Marissa Alexander, Sentenced 20 Years For Firing A Warning Shot, Given New Trial

A woman who got sentenced 20 years for firing a warning shot against her abusive ex will receive a new trial.

While the drama of the Trayvon Martin shooting and murder trial occurred, another Florida incident sparked an outcry for the unfortunate implications it presented.  A Florida woman was sentenced to a minimum 20 years in prison after firing a warning shot in order to scare away her abusive husband, part of arbitrary minimum sentencing laws.  No murder, not even a gunshot wound, just a warning shot.  To make matters worse, the judge ruled that "stand your ground" laws did not apply in this situation.  Now, the state court of appeals has ordered a new trial for Marissa Alexander, and attorneys are currently seeking to release her on bond.

The 1st District Court of Appeal of Florida ordered for a new trial for Marissa Alexander, who was sentenced 20 years on three counts of aggravated assault for firing the warning shot into a wall in a Jacksonville-area home.  The State Attorney's Office pressed for the case, claiming that Alexander was actually attacking her ex-husband Rico Gray, as well her two children, when she fired the shot, not the other way around.  Refusing a plea deal, Alexander was convicted on the assault charges, and Florida's minimum sentencing laws meant she got the absurd sentence in question.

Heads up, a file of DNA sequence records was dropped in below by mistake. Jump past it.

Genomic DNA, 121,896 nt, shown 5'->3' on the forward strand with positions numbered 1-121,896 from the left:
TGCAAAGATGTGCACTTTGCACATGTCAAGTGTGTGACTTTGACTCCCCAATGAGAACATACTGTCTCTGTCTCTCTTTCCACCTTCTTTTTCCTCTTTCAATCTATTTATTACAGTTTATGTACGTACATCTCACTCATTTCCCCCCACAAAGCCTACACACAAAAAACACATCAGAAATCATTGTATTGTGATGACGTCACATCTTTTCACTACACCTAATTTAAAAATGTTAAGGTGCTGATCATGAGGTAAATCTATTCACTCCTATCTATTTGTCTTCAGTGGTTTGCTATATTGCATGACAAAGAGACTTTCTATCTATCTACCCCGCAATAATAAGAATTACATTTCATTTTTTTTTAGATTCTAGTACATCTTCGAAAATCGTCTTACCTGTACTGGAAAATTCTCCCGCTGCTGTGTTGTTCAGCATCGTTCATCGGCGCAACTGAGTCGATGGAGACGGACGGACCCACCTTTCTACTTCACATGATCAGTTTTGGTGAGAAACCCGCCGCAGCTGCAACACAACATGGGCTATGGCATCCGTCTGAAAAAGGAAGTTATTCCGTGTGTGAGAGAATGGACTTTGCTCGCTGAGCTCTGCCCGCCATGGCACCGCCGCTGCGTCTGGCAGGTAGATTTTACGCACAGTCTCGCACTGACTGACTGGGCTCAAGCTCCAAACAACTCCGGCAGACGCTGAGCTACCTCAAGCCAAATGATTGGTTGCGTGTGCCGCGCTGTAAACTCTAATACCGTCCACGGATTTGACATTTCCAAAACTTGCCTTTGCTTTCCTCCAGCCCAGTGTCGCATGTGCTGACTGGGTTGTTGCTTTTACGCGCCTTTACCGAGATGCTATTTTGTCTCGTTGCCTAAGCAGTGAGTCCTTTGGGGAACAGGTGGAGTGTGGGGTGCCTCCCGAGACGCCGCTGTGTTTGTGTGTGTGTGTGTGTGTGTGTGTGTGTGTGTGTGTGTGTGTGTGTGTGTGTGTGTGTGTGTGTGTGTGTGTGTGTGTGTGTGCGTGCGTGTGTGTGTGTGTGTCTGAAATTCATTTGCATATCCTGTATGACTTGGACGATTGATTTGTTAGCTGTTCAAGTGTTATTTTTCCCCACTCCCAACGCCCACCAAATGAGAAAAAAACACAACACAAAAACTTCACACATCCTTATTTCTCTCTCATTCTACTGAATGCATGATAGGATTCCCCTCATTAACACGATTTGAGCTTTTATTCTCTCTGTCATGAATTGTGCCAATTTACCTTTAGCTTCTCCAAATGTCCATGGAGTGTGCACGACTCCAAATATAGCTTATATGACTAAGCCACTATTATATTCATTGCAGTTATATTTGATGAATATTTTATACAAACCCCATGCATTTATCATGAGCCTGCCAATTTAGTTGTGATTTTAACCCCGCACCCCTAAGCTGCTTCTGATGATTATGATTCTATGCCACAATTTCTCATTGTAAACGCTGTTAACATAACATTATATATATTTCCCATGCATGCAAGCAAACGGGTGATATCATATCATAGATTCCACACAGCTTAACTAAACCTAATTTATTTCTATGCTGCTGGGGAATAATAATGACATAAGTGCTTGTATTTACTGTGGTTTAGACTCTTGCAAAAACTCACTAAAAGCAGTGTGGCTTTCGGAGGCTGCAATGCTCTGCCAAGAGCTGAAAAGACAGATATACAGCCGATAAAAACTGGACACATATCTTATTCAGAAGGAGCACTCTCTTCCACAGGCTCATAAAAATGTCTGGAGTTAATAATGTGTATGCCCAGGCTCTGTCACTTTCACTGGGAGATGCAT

While many people criticized the sentencing, the case was effectively overshadowed by the Trayvon Martin case, which happened in nearby Sanford.  Marissa Alexander attempted to have her case retried, but was denied by the court.  After the Trayvon Martin case died down, people began speaking up more about how Florida's stand-your-ground laws should have applied here, though it can be argued that since it was not Alexander's home, the laws would not apply.

In the ruling handed down by the 1st District Court of Appeals, the court ruled that the jury was not properly instructed on self defense laws, in particular on proving beyond a reasonable doubt that self-defense did not apply to Marissa Alexander's situation.  Given that Rico Gray had a criminal history of abusing Alexander, and that she put out a protective order against him prior to the warning shot, the case of self-defense is pretty strong here, regardless of the location of the shooting.  However, the State Attorney's office got a small victory: The court upheld blocking Alexander's "Stand Your Ground" claim.  No date has been determined for the new trial, and attorneys are currently working to release Alexander on bond, so she can go home.

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